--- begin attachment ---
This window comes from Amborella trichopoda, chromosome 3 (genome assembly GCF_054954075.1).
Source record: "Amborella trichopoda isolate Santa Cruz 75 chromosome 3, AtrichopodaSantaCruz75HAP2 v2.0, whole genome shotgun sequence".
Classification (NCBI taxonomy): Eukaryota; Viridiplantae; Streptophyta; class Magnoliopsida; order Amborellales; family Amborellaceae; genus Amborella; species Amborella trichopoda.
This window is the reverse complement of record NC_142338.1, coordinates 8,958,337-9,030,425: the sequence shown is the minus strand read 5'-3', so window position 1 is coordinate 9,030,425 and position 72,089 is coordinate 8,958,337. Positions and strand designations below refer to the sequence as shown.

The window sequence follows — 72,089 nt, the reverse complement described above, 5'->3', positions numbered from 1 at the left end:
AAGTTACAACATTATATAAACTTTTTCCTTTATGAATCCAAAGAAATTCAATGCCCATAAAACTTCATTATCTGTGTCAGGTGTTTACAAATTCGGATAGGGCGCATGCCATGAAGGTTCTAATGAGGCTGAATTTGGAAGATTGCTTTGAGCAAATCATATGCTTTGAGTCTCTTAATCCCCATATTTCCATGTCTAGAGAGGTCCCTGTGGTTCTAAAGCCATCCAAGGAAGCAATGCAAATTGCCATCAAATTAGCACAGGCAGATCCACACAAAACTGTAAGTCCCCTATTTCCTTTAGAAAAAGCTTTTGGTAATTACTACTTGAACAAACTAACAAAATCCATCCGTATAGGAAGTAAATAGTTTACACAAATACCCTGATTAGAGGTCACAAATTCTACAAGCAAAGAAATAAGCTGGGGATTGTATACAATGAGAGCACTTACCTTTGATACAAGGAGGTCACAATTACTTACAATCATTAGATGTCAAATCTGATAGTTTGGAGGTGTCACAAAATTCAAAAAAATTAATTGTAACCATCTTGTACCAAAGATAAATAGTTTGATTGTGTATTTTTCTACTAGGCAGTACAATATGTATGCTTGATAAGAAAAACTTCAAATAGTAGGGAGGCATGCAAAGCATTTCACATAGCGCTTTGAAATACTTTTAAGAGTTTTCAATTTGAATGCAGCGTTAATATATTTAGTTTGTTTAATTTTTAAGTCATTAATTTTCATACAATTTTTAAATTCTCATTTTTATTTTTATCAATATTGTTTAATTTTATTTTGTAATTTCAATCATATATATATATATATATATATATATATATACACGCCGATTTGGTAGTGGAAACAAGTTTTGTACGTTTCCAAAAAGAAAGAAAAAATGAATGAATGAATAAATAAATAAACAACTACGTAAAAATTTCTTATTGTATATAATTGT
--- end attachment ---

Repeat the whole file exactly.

This window comes from Amborella trichopoda, chromosome 3 (genome assembly GCF_054954075.1).
Source record: "Amborella trichopoda isolate Santa Cruz 75 chromosome 3, AtrichopodaSantaCruz75HAP2 v2.0, whole genome shotgun sequence".
Classification (NCBI taxonomy): Eukaryota; Viridiplantae; Streptophyta; class Magnoliopsida; order Amborellales; family Amborellaceae; genus Amborella; species Amborella trichopoda.
This window is the reverse complement of record NC_142338.1, coordinates 8,958,337-9,030,425: the sequence shown is the minus strand read 5'-3', so window position 1 is coordinate 9,030,425 and position 72,089 is coordinate 8,958,337. Positions and strand designations below refer to the sequence as shown.

The window sequence follows — 72,089 nt, the reverse complement described above, 5'->3', positions numbered from 1 at the left end:
AAGTTACAACATTATATAAACTTTTTCCTTTATGAATCCAAAGAAATTCAATGCCCATAAAACTTCATTATCTGTGTCAGGTGTTTACAAATTCGGATAGGGCGCATGCCATGAAGGTTCTAATGAGGCTGAATTTGGAAGATTGCTTTGAGCAAATCATATGCTTTGAGTCTCTTAATCCCCATATTTCCATGTCTAGAGAGGTCCCTGTGGTTCTAAAGCCATCCAAGGAAGCAATGCAAATTGCCATCAAATTAGCACAGGCAGATCCACACAAAACTGTAAGTCCCCTATTTCCTTTAGAAAAAGCTTTTGGTAATTACTACTTGAACAAACTAACAAAATCCATCCGTATAGGAAGTAAATAGTTTACACAAATACCCTGATTAGAGGTCACAAATTCTACAAGCAAAGAAATAAGCTGGGGATTGTATACAATGAGAGCACTTACCTTTGATACAAGGAGGTCACAATTACTTACAATCATTAGATGTCAAATCTGATAGTTTGGAGGTGTCACAAAATTCAAAAAAATTAATTGTAACCATCTTGTACCAAAGATAAATAGTTTGATTGTGTATTTTTCTACTAGGCAGTACAATATGTATGCTTGATAAGAAAAACTTCAAATAGTAGGGAGGCATGCAAAGCATTTCACATAGCGCTTTGAAATACTTTTAAGAGTTTTCAATTTGAATGCAGCGTTAATATATTTAGTTTGTTTAATTTTTAAGTCATTAATTTTCATACAATTTTTAAATTCTCATTTTTATTTTTATCAATATTGTTTAATTTTATTTTGTAATTTCAATCATATATATATATATATATATATATATATATACACGCCGATTTGGTAGTGGAAACAAGTTTTGTACGTTTCCAAAAAGAAAGAAAAAATGAATGAATGAATAAATAAATAAACAACTACGTAAAAATTTCTTATTGTATATAATTGT